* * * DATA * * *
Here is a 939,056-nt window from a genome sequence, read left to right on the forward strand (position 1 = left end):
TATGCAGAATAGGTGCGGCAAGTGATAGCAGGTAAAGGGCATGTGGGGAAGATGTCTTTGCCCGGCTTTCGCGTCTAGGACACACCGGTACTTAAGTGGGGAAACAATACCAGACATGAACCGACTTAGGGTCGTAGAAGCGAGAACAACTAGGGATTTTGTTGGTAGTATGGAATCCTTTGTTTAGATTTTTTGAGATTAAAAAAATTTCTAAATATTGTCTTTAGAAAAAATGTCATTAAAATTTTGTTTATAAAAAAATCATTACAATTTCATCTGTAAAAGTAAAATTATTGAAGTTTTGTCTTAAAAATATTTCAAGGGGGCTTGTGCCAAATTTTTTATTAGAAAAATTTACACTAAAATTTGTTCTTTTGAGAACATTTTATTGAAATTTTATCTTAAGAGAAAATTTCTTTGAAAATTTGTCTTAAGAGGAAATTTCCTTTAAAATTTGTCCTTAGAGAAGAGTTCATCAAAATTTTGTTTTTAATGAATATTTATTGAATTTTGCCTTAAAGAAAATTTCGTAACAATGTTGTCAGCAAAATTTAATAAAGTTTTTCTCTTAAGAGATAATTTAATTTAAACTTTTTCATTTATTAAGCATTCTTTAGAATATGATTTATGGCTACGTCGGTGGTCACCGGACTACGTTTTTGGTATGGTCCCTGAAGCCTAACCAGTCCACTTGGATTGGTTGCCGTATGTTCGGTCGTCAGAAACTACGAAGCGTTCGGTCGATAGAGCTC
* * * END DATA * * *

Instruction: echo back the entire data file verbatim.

Here is a 939,056-nt window from a genome sequence, read left to right on the forward strand (position 1 = left end):
TATGCAGAATAGGTGCGGCAAGTGATAGCAGGTAAAGGGCATGTGGGGAAGATGTCTTTGCCCGGCTTTCGCGTCTAGGACACACCGGTACTTAAGTGGGGAAACAATACCAGACATGAACCGACTTAGGGTCGTAGAAGCGAGAACAACTAGGGATTTTGTTGGTAGTATGGAATCCTTTGTTTAGATTTTTTGAGATTAAAAAAATTTCTAAATATTGTCTTTAGAAAAAATGTCATTAAAATTTTGTTTATAAAAAAATCATTACAATTTCATCTGTAAAAGTAAAATTATTGAAGTTTTGTCTTAAAAATATTTCAAGGGGGCTTGTGCCAAATTTTTTATTAGAAAAATTTACACTAAAATTTGTTCTTTTGAGAACATTTTATTGAAATTTTATCTTAAGAGAAAATTTCTTTGAAAATTTGTCTTAAGAGGAAATTTCCTTTAAAATTTGTCCTTAGAGAAGAGTTCATCAAAATTTTGTTTTTAATGAATATTTATTGAATTTTGCCTTAAAGAAAATTTCGTAACAATGTTGTCAGCAAAATTTAATAAAGTTTTTCTCTTAAGAGATAATTTAATTTAAACTTTTTCATTTATTAAGCATTCTTTAGAATATGATTTATGGCTACGTCGGTGGTCACCGGACTACGTTTTTGGTATGGTCCCTGAAGCCTAACCAGTCCACTTGGATTGGTTGCCGTATGTTCGGTCGTCAGAAACTACGAAGCGTTCGGTCGATAGAGCTC